Conserve H2O, Save $$ With Dual Flush

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Dual flush toilets are exactly what they claim to be: toilets that give you the option to choose from two different flushes. Why? Because, to put it plainly, it doesn’t take as much water to send number one packing as it does to get rid of number two. By purchasing a toilet with both a low and high volume flush, you’ll cut the water your toilet uses by more than half, not only saving you a bundle of money over the course of the toilet’s lifetime, but doing some good from an environmental standpoint as well. How Much Difference Can Two Separate Flushes Make? The answer to this question is shocking. Studies of dual flush toilets show that using a dual flush system as opposed to a conventional one can reduce water consumption by up to 67%. In fact, the water savings are so substantial that several nations, such as water starved Australia, have passed laws requiring that all new toilets installed are of this variety. There are even municipalities in the United States, all from areas where drought is a major concern, where similar statutes have been passed in an effort to conserve dwindling water resources. Growing Industry Dual flush toilets are only just catching on in the United States and the rest of North America. The double flush […]

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Stop. Gate. Ball. May the Best Valve Win

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There are three basic valve styles, making this a classic case of good, better and best (described in order as follows). All three can be used for water, oil or airflow control if the casting has “WOG” stamped on it. Your Boston plumber is well versed in all three of these types of valves and can steer you in the right direction when it comes to which will best suit your needs. Read up on the three basic types before you attempt any plumbing repairs on your own. Stop valves are closed by screwing a rubber gasket down onto a seat in the middle of the valve. Boston pros only use small versions that act as shutoff valves for fixtures such as sinks and toilets and outdoor sillcocks. Flow is inefficient because of the circuitous route the fluid (water, in most cases) has to follow. It’s important to orient the valve in the right direction with the arrow (cast into the side of the valve) aligned with flow direction. That way, water flows against the bottom of the rubber gasket. If the valve is put in backward, the flow will force the gasket away from the top of the valve. Gate valves are called “full-flow” valves; there’s a direct unobstructed path for flow right through the middle of the valve. […]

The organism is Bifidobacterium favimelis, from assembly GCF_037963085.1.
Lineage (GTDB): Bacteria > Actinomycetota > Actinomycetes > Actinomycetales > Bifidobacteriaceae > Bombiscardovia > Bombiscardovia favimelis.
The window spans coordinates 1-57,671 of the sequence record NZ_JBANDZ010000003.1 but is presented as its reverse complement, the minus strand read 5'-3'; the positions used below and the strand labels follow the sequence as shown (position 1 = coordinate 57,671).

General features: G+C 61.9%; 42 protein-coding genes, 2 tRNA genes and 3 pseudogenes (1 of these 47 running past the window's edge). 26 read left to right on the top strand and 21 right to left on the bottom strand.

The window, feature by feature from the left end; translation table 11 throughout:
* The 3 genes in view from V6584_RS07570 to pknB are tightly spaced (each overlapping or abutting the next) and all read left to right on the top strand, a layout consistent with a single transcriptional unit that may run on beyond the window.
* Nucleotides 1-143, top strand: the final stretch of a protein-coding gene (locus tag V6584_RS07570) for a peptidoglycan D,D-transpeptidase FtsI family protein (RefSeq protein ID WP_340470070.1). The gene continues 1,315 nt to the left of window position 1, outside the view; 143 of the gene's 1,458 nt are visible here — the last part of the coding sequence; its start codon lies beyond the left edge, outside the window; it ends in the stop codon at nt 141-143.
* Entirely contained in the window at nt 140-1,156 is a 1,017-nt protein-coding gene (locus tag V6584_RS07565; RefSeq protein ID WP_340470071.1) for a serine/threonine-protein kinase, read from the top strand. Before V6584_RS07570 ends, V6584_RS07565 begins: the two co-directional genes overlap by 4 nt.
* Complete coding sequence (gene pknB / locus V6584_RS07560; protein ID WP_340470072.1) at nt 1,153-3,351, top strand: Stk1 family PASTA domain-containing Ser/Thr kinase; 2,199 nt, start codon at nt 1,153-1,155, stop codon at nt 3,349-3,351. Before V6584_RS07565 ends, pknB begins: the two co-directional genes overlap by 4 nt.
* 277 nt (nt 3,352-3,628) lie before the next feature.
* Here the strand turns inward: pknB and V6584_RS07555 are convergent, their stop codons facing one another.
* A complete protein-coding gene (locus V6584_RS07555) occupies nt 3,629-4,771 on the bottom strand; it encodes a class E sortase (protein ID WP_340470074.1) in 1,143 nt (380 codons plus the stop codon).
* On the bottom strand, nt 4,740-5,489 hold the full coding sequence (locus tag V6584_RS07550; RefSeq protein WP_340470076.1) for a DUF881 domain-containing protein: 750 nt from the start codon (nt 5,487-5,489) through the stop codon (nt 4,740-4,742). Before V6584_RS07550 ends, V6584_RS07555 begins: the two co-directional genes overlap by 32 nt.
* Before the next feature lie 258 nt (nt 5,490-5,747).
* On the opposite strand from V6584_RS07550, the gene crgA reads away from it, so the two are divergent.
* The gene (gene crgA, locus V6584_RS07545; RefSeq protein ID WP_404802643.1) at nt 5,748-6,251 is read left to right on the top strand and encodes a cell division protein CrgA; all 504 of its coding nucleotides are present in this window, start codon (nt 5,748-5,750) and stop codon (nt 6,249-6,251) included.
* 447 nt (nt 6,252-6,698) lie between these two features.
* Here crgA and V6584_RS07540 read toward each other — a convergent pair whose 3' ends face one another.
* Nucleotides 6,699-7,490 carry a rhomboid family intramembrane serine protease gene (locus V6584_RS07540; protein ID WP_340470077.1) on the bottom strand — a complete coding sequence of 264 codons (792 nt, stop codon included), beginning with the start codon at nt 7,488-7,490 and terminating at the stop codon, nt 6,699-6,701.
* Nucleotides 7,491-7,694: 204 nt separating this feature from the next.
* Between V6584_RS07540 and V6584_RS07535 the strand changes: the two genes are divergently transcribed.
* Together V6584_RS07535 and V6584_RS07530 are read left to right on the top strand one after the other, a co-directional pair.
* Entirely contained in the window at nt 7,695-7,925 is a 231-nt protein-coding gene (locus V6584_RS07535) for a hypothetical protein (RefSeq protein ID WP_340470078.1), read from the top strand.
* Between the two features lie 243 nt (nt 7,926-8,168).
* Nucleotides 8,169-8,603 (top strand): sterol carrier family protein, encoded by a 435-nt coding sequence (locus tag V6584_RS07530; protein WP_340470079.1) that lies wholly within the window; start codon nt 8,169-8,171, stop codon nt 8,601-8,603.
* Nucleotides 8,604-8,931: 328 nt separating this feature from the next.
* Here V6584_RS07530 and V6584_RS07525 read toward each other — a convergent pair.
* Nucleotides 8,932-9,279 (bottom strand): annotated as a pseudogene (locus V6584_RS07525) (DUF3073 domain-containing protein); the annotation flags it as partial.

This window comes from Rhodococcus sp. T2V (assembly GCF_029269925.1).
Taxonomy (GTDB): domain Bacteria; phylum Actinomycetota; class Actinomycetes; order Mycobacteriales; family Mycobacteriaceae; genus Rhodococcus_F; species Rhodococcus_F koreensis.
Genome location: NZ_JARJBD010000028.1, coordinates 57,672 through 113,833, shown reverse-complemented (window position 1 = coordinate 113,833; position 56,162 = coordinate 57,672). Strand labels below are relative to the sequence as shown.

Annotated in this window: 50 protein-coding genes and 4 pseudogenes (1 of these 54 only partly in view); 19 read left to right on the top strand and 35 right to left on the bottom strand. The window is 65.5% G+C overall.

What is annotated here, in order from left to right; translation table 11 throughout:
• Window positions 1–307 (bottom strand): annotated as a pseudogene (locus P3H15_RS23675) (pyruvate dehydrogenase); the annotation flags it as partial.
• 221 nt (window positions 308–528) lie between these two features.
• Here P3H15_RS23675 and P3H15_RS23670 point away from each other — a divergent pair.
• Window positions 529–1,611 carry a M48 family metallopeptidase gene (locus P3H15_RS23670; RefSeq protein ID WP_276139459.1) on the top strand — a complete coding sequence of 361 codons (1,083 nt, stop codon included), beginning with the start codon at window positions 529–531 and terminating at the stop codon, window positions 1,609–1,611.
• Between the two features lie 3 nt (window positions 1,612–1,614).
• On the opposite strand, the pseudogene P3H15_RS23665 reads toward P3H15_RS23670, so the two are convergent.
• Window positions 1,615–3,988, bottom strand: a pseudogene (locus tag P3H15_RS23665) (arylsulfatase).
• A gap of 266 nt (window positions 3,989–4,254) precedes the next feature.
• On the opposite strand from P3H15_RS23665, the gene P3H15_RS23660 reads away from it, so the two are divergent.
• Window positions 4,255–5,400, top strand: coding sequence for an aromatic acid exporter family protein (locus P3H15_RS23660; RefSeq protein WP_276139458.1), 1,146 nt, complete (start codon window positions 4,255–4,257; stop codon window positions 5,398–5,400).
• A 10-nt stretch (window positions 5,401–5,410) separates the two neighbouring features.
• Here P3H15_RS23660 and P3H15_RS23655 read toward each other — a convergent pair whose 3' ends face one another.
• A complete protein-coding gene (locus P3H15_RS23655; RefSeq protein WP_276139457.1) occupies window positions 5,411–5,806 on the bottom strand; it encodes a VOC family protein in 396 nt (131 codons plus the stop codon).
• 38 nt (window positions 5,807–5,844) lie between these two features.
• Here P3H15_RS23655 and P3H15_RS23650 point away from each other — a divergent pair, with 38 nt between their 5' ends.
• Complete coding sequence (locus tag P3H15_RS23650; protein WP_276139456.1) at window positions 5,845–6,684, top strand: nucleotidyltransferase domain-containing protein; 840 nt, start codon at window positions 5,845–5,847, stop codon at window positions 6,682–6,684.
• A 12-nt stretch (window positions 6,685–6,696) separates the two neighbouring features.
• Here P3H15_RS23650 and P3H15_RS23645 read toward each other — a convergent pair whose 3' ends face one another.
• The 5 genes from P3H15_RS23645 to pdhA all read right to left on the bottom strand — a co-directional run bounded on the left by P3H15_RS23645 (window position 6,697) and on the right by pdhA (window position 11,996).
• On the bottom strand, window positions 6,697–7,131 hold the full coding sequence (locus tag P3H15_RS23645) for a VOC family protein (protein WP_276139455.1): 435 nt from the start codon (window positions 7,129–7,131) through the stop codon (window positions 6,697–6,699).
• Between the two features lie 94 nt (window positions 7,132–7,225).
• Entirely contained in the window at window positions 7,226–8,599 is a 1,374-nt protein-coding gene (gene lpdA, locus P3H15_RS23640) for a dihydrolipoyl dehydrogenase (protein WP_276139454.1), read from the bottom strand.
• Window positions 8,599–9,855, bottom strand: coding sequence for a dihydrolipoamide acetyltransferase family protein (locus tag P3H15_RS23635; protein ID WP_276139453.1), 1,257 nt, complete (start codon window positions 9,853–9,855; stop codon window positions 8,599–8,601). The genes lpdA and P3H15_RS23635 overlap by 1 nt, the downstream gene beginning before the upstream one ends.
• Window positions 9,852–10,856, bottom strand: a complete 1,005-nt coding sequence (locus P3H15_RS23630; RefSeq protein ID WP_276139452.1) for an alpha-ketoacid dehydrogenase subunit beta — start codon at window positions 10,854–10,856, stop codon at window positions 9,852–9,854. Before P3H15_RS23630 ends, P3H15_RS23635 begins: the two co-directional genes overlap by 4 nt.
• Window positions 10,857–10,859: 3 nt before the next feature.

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Flush Up With Upflush

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What is an Upflush Toilet? The upflush toilet is a great addition to any Boston home. It is also more cost effective compared to a standard toilet in terms of the amount of flushing water it uses. When the upflush toilet is flushed, the water level will be pressured so that it rises into the treatment tank. In the treatment tank, the grinder motor cuts the feces automatically so that it becomes macerated. The rotating blades will grind the contents in 3 – 4 seconds. The finely ground feces is pumped into a standard pipe which measures 0.75 to 1 inch in diameter. After that, the tank becomes empty so that the system can be reused. The upflush toilet is designed to solve the problem of a standard toilet. The important feature in an upflush toilet is the macerator pump and small diameter pipe. The powerful macerator contains a sharp blade which can effectively shred the feces and toilet paper so that they become liquefied in the water. Once it is mixed with water, it can easily be flushed into the upward pipe. The quiet electric pump generates the pressure for moving the slurry upward in the pipe. The narrow pipe which measure ¾ inch in diameter solves the structural problems in most homes. The finely grinded slurry will be […]

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Getting Caulky in Boston

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